For the hundreds of thousands of people released from prisons each year, what does community reintegration look like?
In the April 6 episode of “The Progressive Happy Hour,” co-hosts Christin “Cici” Battle and Drew Courtney sat down with Shae Harris, policy advisor for the D.C. Office of the Deputy Mayor for Public Safety and Justice, to talk about the criminal justice system and what happens when people come home after incarceration.
“We’re talking about 2.2 million people and growing that have touched the criminal justice system, and 95 percent of them will come home at some point,” Shae said. “What does that look like? What are we doing to ensure that they don’t continue to cycle through?”
Shae noted that formerly incarcerated people can face a range of challenges, from discrimination in housing and employment to the stigma of having “an ‘F’ they feel they walk around with on their head, which stands for felony.” There are too many people, she said, who have “paid their debt to society but continue to pay it because of policies and laws that disenfranchise the population.”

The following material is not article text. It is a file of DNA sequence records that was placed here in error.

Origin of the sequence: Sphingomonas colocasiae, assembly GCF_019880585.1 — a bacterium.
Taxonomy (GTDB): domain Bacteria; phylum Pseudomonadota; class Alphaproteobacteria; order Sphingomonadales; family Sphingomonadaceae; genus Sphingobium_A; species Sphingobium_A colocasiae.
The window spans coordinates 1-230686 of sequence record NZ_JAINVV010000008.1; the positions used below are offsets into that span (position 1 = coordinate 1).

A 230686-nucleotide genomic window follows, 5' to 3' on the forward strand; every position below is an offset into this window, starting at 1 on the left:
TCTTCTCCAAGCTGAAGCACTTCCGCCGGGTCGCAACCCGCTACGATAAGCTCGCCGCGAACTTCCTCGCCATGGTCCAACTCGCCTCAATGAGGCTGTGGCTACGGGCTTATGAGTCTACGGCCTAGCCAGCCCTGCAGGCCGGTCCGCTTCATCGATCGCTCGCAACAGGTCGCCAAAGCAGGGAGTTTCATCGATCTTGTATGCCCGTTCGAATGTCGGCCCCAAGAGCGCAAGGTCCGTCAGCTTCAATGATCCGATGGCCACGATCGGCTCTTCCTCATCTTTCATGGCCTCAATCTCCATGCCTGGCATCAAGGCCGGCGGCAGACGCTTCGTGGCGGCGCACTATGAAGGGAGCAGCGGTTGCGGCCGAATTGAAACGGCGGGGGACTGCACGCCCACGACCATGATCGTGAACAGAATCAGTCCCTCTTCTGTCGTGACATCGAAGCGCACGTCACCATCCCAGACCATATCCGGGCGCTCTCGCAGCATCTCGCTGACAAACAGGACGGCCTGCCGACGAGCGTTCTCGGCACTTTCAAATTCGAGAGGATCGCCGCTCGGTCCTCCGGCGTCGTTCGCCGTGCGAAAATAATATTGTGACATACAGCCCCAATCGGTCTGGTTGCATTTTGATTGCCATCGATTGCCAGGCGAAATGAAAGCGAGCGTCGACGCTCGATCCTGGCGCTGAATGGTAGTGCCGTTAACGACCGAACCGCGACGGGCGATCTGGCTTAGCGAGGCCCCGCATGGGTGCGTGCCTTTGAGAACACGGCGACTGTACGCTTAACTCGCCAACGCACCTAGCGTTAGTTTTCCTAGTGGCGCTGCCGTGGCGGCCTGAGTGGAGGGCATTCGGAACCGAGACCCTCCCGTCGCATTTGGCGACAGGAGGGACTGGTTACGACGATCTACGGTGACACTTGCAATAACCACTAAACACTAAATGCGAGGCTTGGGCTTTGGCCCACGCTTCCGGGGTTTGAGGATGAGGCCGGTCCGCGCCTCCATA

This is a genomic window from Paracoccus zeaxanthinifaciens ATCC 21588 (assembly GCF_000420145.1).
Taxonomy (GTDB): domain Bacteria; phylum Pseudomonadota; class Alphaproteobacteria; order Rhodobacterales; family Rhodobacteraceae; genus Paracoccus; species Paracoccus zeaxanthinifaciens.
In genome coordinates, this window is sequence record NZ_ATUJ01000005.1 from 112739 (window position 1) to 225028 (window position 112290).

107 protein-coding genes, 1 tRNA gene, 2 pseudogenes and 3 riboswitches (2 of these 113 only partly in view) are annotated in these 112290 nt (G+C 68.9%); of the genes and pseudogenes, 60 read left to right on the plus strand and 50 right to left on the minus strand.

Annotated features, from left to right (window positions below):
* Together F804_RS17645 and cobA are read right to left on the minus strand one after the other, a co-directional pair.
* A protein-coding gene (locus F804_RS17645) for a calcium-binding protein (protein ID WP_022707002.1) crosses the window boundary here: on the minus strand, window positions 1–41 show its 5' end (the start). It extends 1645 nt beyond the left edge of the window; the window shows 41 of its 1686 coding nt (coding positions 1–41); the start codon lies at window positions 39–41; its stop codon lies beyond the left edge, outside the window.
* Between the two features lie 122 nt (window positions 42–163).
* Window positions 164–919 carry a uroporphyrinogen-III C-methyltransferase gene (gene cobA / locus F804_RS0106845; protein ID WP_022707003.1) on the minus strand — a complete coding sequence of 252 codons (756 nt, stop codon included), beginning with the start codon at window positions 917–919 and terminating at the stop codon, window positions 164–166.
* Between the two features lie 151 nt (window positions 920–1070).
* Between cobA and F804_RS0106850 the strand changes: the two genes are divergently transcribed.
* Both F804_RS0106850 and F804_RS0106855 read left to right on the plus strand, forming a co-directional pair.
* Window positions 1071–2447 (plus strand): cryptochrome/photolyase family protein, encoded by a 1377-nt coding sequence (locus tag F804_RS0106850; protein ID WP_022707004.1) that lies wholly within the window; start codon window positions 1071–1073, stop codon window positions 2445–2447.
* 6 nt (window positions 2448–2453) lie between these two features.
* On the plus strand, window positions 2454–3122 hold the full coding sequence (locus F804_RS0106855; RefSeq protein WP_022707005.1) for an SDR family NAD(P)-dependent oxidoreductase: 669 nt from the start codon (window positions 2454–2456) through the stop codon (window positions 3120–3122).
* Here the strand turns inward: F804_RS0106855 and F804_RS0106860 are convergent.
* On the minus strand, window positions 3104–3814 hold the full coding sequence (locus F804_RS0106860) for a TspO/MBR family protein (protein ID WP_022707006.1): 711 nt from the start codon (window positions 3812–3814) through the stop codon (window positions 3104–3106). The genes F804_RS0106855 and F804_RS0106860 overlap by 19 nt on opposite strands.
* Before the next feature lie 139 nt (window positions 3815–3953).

Shae said that re-entry should be a top concern for progressive activists: “You can’t claim to be progressive and not deal with this issue. It touches way too many people. The intersections of mental health, employment, housing—all of that is wrapped up in this issue. So it is, fundamentally, a social justice issue.”
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